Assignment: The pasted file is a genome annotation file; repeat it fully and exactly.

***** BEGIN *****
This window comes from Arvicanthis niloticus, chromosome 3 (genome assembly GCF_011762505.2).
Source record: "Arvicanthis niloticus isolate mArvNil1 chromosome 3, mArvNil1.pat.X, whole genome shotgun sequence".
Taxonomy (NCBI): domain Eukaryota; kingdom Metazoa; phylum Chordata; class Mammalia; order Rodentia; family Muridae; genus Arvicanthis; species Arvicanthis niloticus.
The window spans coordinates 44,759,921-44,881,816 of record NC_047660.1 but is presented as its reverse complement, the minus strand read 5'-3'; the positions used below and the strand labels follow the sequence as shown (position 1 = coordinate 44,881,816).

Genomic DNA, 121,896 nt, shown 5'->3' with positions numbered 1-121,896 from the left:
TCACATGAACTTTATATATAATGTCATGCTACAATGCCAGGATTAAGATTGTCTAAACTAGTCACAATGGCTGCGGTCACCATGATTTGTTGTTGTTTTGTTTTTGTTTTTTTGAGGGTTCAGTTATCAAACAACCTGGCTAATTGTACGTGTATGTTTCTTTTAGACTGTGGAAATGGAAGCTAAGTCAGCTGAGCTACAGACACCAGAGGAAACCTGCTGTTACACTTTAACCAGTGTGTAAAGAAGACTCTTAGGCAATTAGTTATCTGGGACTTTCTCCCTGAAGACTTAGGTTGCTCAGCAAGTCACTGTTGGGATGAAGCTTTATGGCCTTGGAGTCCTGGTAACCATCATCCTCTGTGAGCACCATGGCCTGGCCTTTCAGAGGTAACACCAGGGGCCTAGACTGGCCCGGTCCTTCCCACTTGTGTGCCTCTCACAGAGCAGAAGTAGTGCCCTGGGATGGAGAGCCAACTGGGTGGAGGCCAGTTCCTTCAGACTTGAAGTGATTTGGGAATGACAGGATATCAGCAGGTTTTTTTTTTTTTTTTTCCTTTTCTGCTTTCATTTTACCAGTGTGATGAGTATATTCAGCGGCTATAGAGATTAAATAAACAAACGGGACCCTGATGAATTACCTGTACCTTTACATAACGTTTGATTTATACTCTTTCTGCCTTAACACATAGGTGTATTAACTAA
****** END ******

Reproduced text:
This window comes from Arvicanthis niloticus, chromosome 3 (genome assembly GCF_011762505.2).
Source record: "Arvicanthis niloticus isolate mArvNil1 chromosome 3, mArvNil1.pat.X, whole genome shotgun sequence".
Taxonomy (NCBI): domain Eukaryota; kingdom Metazoa; phylum Chordata; class Mammalia; order Rodentia; family Muridae; genus Arvicanthis; species Arvicanthis niloticus.
The window spans coordinates 44,759,921-44,881,816 of record NC_047660.1 but is presented as its reverse complement, the minus strand read 5'-3'; the positions used below and the strand labels follow the sequence as shown (position 1 = coordinate 44,881,816).

Genomic DNA, 121,896 nt, shown 5'->3' with positions numbered 1-121,896 from the left:
TCACATGAACTTTATATATAATGTCATGCTACAATGCCAGGATTAAGATTGTCTAAACTAGTCACAATGGCTGCGGTCACCATGATTTGTTGTTGTTTTGTTTTTGTTTTTTTGAGGGTTCAGTTATCAAACAACCTGGCTAATTGTACGTGTATGTTTCTTTTAGACTGTGGAAATGGAAGCTAAGTCAGCTGAGCTACAGACACCAGAGGAAACCTGCTGTTACACTTTAACCAGTGTGTAAAGAAGACTCTTAGGCAATTAGTTATCTGGGACTTTCTCCCTGAAGACTTAGGTTGCTCAGCAAGTCACTGTTGGGATGAAGCTTTATGGCCTTGGAGTCCTGGTAACCATCATCCTCTGTGAGCACCATGGCCTGGCCTTTCAGAGGTAACACCAGGGGCCTAGACTGGCCCGGTCCTTCCCACTTGTGTGCCTCTCACAGAGCAGAAGTAGTGCCCTGGGATGGAGAGCCAACTGGGTGGAGGCCAGTTCCTTCAGACTTGAAGTGATTTGGGAATGACAGGATATCAGCAGGTTTTTTTTTTTTTTTTTCCTTTTCTGCTTTCATTTTACCAGTGTGATGAGTATATTCAGCGGCTATAGAGATTAAATAAACAAACGGGACCCTGATGAATTACCTGTACCTTTACATAACGTTTGATTTATACTCTTTCTGCCTTAACACATAGGTGTATTAACTAA